Monday 28th August 2017
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New Zealand shares fell, led by Chorus which hit a one-month low, while Metro Performance Glass extended last week's slide and Metlifecare rallied.
The S&P/NZX 50 Index dropped 30.94 points, or 0.4 percent, to 7,826.87. Within the index, 25 stocks fell, 19 rose and six were unchanged. Turnover was $125.9 million.
Chorus led the index lower, down 5.6 percent to $4.39. It lifted annual profit 24 percent to $113 million after cutting costs and changing the way it capitalises some labour costs, making up for a decline in connection numbers that's been driven by the network operator's biggest customer, Spark New Zealand. It forecast gross capital expenditure for 2018 of $780-$820 million, up from $639 million in 2017.
"The thing that surprised people is the big step up in capital expenditure they announced - it's a lot higher than analysts have generally been going for, it's the key surprise that caught people out a bit," said Craig Stent, executive director and head of equities at Harbour Asset Management. "The result was in line with expectations, but they have to spend a bit more money to catch up with what they need to do. They've kept their dividends in line, haven't changed their policy, but it is for modest growth over time so people worry about that being at risk at some stage."
Metro Performance Glass dropped 3.5 percent to $1.09, A2 Milk Co fell 2.8 percent to $5.58, and Westpac Banking Corp dropped 1.8 percent to $34.48.
Metlifecare was the best performer, up 3.4 percent to $6.07. The retirement village operator reported a 10 percent increase in full-year profit to $251.5 million on the back of resale gains and wider development margins and said it isn't yet seeing any impact from a slowdown in New Zealand's housing market. Underlying profit, which removes unrealised gains in asset values, was $82.1 million, up 24 percent on the year.
"You've got the supportive property market generally in Auckland particularly, they're more Auckland-based than other operators," Stent said. "What has surprised people is the developer margins they're getting out of new villages, that's a bit higher than expectations. Clearly it has had a tough journey compared to Summerset and Ryman over the past few years, but it has repositioned its business, it's getting a bit more into development and care and maybe this is the first step in them showing they can actually roll that product out and successfully sell it at good margins."
Summerset Group rose 0.2 percent to $5.13 today and Ryman Healthcare dropped 1.6 percent to $9.10.
Heartland Bank rose 2.1 percent to $1.93, Comvita gained 1.7 percent to $7.32 and SkyCity Entertainment Group advanced 1.3 percent to $3.97.
Restaurant Brands New Zealand rose 0.2 percent to $6.38. It has extended its KFC footprint across the Tasman, buying 10 stores from Yum! Restaurants International for A$27.5 million.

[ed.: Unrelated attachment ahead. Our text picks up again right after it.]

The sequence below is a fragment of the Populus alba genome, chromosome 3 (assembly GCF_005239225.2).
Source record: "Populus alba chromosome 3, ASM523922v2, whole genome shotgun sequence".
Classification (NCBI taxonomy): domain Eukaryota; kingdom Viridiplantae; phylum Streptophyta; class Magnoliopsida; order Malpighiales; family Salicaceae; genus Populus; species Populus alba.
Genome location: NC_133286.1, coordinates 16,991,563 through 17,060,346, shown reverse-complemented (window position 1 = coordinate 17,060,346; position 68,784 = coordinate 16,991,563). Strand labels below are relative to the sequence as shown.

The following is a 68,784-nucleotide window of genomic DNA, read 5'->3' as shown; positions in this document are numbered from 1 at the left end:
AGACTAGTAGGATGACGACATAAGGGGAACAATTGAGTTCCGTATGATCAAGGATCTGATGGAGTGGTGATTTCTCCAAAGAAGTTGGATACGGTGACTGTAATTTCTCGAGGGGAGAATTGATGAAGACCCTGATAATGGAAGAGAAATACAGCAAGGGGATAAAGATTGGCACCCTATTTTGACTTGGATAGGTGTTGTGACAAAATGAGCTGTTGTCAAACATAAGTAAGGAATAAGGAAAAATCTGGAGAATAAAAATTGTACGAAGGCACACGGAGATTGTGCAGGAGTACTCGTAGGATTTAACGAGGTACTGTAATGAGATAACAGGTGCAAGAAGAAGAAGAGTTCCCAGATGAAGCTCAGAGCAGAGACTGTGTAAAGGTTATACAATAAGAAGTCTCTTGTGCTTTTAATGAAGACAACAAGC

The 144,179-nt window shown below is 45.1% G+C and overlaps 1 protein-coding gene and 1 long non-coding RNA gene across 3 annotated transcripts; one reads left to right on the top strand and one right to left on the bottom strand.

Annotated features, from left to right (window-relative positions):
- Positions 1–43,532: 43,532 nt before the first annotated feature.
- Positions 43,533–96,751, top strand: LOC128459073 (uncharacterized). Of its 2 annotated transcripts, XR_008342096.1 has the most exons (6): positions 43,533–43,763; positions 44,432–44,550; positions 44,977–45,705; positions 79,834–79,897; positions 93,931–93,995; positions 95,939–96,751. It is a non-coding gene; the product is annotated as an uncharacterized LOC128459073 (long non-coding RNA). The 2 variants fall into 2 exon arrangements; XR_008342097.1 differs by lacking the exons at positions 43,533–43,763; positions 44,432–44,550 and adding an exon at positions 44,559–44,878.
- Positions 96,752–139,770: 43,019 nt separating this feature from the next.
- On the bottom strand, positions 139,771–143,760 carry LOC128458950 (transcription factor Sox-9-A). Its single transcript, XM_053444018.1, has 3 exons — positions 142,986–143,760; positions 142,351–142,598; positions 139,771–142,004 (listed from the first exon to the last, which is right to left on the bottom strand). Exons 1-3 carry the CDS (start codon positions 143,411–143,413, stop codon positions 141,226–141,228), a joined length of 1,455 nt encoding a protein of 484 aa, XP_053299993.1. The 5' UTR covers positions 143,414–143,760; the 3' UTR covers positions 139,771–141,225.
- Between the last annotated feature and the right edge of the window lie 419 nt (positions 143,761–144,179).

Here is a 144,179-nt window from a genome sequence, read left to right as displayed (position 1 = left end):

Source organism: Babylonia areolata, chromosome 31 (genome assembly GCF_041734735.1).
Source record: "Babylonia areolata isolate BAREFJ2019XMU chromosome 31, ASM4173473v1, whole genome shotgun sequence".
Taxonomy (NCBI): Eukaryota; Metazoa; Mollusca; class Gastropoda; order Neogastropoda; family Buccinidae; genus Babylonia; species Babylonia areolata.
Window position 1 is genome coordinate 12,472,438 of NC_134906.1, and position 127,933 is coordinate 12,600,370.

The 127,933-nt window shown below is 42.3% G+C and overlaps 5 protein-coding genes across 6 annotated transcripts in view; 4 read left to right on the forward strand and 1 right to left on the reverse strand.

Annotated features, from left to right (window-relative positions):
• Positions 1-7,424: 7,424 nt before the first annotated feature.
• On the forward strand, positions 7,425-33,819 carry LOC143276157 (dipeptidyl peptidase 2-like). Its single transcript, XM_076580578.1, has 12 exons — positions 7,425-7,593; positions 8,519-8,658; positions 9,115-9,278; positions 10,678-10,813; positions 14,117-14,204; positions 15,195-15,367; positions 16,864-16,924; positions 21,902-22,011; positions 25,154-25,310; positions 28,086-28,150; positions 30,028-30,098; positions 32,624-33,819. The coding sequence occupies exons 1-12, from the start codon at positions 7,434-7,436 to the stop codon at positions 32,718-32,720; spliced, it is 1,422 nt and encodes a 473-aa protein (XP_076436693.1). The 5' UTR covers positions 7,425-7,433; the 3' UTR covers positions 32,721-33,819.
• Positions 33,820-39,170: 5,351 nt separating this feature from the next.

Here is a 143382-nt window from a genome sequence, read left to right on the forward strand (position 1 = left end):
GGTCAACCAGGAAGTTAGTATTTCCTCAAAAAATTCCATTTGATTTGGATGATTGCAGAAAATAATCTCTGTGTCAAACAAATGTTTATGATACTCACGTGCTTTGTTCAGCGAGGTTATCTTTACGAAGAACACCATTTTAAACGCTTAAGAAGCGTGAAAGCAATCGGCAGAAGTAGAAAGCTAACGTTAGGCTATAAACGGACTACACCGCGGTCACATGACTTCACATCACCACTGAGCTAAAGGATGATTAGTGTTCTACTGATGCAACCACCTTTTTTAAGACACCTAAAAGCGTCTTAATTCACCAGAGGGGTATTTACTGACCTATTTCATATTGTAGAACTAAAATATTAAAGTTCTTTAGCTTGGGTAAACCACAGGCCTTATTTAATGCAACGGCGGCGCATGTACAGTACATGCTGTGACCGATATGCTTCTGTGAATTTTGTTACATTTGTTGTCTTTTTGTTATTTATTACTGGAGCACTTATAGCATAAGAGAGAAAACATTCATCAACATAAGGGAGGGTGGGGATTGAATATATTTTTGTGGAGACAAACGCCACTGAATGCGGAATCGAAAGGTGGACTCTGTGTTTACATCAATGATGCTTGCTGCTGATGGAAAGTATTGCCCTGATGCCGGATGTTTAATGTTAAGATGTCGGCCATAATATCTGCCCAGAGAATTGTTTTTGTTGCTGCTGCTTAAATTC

The acquisition lifts its total number of stores in the state of New South Wales to 57. The new stores are expected to generate annual sales of A$29 million and earnings before interest, tax, depreciation and amortisation of A$4.5 million.
"The master franchise operator Yum, which owns quite a few stores in Australia, has been slowly selling off selective sites off to two players - Restaurant Brands and a group called Collins Foods in Australia," Stent said. "We could expect to see more from Restaurant Brands in terms of acquisitions in Australia."
Outside the benchmark index, Methven shed 5.4 percent to $1.06. The shower and tapware designer's annual profit fell by almost a quarter in a "very disappointing year" but expects 2018 to deliver 10 percent profit growth as it starts a new business plan.
Net profit fell 24.5 percent to $5.8 million, or 15.1 percent on a constant currency basis, in the year ended June 30, the Auckland-based company said in a statement. Revenue fell 5.4 percent to $100 million while net debt rose 23 percent to $27 million.
Delegat Group dropped 0.7 percent to $6.80. New Zealand's largest listed winemaker reported a 6 percent gain in operating profit to a record $38.5 million and said it expects to achieve at least as much in the 2018 year, subject to foreign exchange movements.
Sales rose 3 percent to $247.7 million as the volume of sales increased 10 percent and the value fell 7 percent. Of the drop in value, 4 percent related to foreign exchange movements and 3 percent to the company's underlying price/product mix, it said.
Abano Healthcare rose 0.2 percent to $9.30. The Australasian radiology and dental centre operator successfully completed the shortfall bookbuild component of the $35 million capital raise announced on July 26, with strong investor support. The clearing price under the shortfall bookbuild was $9.25 per share, a premium of $1.10 per share over the application price of $8.15 under the offer.
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